Atlantic City has a new kid on the block after the owners of Connecticut’s Mohegan Sun casino business bought the city’s oldest casino. Regulators still need to approve Mohegan Tribal Gaming Authority’s (MTGA) deal for the Resorts Casino Hotel and if it goes through they’ll become the first tribal firm to step foot in AC. The move will give Mohegan three venues within driving distance of New York City and establish it as one of the biggest casino interests in the North East corridor. The MTGA’s CEO Mitchell Etess stated: “The timing is right. We have long looked at the Atlantic City market as an excellent opportunity.”
Maryland could inherit another casino by 2016 if state Governor Martin O’Malley gets his way. The state’s sixth casino would be located in Prince George County and there will be a referendum in November to see what the state voters think of the idea. Penn National Gaming and a consortium comprising The Peterson Cos, Gaylord entertainment and MGM Resorts International have already thrown hats into the ring with the usual promise of jobs and tax revenue. The bill, which was released last week, also sets out provisions for table games to be allowed at all existing casinos.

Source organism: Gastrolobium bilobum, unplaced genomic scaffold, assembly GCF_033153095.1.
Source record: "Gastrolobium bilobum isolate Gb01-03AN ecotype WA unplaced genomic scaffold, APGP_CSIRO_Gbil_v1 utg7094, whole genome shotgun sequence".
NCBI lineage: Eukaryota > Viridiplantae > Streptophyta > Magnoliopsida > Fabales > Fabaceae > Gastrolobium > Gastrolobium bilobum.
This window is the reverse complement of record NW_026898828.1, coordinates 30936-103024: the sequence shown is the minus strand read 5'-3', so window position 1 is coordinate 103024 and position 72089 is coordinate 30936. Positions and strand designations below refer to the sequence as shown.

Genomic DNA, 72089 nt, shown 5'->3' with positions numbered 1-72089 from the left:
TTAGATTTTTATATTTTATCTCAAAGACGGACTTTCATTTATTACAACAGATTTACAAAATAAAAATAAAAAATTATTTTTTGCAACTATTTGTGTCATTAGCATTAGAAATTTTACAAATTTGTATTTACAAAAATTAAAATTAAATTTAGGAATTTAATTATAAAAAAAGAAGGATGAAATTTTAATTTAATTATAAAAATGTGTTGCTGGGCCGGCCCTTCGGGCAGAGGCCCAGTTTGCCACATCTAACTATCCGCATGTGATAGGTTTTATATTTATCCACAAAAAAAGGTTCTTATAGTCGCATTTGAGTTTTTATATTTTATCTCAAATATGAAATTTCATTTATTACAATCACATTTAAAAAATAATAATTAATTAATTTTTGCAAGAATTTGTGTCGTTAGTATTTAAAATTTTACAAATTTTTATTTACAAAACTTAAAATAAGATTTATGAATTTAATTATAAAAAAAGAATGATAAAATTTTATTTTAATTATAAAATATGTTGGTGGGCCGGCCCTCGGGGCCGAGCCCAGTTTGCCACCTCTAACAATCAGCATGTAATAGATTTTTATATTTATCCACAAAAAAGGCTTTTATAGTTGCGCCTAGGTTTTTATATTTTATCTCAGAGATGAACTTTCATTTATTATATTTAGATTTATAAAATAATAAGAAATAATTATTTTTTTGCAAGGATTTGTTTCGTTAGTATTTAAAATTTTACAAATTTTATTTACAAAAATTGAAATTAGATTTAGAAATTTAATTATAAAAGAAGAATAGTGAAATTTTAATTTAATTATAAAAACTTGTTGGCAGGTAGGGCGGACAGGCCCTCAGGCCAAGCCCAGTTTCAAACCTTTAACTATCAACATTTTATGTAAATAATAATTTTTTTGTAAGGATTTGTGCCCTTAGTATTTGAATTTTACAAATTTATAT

A statement on O’Malley’s website read: “The legislation will create predictability in the marketplace, make Maryland’s gaming program competitive with other states, protect local and city aid being generated at current sites, ensure authorized facilities are capable of being built, and allow the people of Prince George’s County to decide at the ballot whether they want a sixth site for the benefit of their county.”
A man lied under oath after taking out a lawsuit claiming he’d been viciously attacked by a slot machine. Randy Perkins told a Mississippi courthouse that he was hurt when a slot machine door flew open into his left arm and back whilst he was gambling. The suit, worth $750k, was filed last year and the Tunica Roadhouse Casino have filed a motion to dismiss it.